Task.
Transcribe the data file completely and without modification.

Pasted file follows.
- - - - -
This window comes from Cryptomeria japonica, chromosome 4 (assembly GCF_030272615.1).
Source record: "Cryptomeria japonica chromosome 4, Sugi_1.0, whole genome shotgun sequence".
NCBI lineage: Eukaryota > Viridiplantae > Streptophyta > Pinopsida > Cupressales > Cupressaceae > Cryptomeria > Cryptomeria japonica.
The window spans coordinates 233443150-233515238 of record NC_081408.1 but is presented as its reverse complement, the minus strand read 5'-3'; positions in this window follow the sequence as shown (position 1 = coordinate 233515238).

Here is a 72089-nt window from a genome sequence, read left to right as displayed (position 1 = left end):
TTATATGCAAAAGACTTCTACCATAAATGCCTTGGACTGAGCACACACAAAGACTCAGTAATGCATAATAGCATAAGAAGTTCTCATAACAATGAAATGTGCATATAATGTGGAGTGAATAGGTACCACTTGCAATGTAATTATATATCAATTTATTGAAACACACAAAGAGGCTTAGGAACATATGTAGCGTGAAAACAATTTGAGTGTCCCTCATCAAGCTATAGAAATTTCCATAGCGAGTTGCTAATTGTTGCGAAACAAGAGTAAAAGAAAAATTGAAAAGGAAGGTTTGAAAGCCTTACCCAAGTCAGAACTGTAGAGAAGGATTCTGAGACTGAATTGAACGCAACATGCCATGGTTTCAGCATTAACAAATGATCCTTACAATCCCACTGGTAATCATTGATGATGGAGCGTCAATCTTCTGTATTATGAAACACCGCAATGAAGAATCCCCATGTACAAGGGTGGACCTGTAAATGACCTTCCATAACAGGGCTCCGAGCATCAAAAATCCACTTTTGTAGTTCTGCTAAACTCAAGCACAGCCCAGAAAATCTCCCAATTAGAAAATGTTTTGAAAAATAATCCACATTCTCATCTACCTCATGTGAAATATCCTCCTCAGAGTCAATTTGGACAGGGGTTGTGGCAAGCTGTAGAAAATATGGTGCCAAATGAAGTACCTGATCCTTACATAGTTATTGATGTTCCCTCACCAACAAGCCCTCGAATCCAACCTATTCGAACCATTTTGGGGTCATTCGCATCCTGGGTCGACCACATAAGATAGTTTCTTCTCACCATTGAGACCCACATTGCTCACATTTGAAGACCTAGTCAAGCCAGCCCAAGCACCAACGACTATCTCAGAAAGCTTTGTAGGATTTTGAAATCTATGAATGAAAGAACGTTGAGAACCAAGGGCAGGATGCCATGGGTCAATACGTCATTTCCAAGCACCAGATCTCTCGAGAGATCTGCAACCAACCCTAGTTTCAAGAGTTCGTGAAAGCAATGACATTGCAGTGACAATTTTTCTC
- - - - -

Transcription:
This window comes from Cryptomeria japonica, chromosome 4 (assembly GCF_030272615.1).
Source record: "Cryptomeria japonica chromosome 4, Sugi_1.0, whole genome shotgun sequence".
NCBI lineage: Eukaryota > Viridiplantae > Streptophyta > Pinopsida > Cupressales > Cupressaceae > Cryptomeria > Cryptomeria japonica.
The window spans coordinates 233443150-233515238 of record NC_081408.1 but is presented as its reverse complement, the minus strand read 5'-3'; positions in this window follow the sequence as shown (position 1 = coordinate 233515238).

Here is a 72089-nt window from a genome sequence, read left to right as displayed (position 1 = left end):
TTATATGCAAAAGACTTCTACCATAAATGCCTTGGACTGAGCACACACAAAGACTCAGTAATGCATAATAGCATAAGAAGTTCTCATAACAATGAAATGTGCATATAATGTGGAGTGAATAGGTACCACTTGCAATGTAATTATATATCAATTTATTGAAACACACAAAGAGGCTTAGGAACATATGTAGCGTGAAAACAATTTGAGTGTCCCTCATCAAGCTATAGAAATTTCCATAGCGAGTTGCTAATTGTTGCGAAACAAGAGTAAAAGAAAAATTGAAAAGGAAGGTTTGAAAGCCTTACCCAAGTCAGAACTGTAGAGAAGGATTCTGAGACTGAATTGAACGCAACATGCCATGGTTTCAGCATTAACAAATGATCCTTACAATCCCACTGGTAATCATTGATGATGGAGCGTCAATCTTCTGTATTATGAAACACCGCAATGAAGAATCCCCATGTACAAGGGTGGACCTGTAAATGACCTTCCATAACAGGGCTCCGAGCATCAAAAATCCACTTTTGTAGTTCTGCTAAACTCAAGCACAGCCCAGAAAATCTCCCAATTAGAAAATGTTTTGAAAAATAATCCACATTCTCATCTACCTCATGTGAAATATCCTCCTCAGAGTCAATTTGGACAGGGGTTGTGGCAAGCTGTAGAAAATATGGTGCCAAATGAAGTACCTGATCCTTACATAGTTATTGATGTTCCCTCACCAACAAGCCCTCGAATCCAACCTATTCGAACCATTTTGGGGTCATTCGCATCCTGGGTCGACCACATAAGATAGTTTCTTCTCACCATTGAGACCCACATTGCTCACATTTGAAGACCTAGTCAAGCCAGCCCAAGCACCAACGACTATCTCAGAAAGCTTTGTAGGATTTTGAAATCTATGAATGAAAGAACGTTGAGAACCAAGGGCAGGATGCCATGGGTCAATACGTCATTTCCAAGCACCAGATCTCTCGAGAGATCTGCAACCAACCCTAGTTTCAAGAGTTCGTGAAAGCAATGACATTGCAGTGACAATTTTTCTC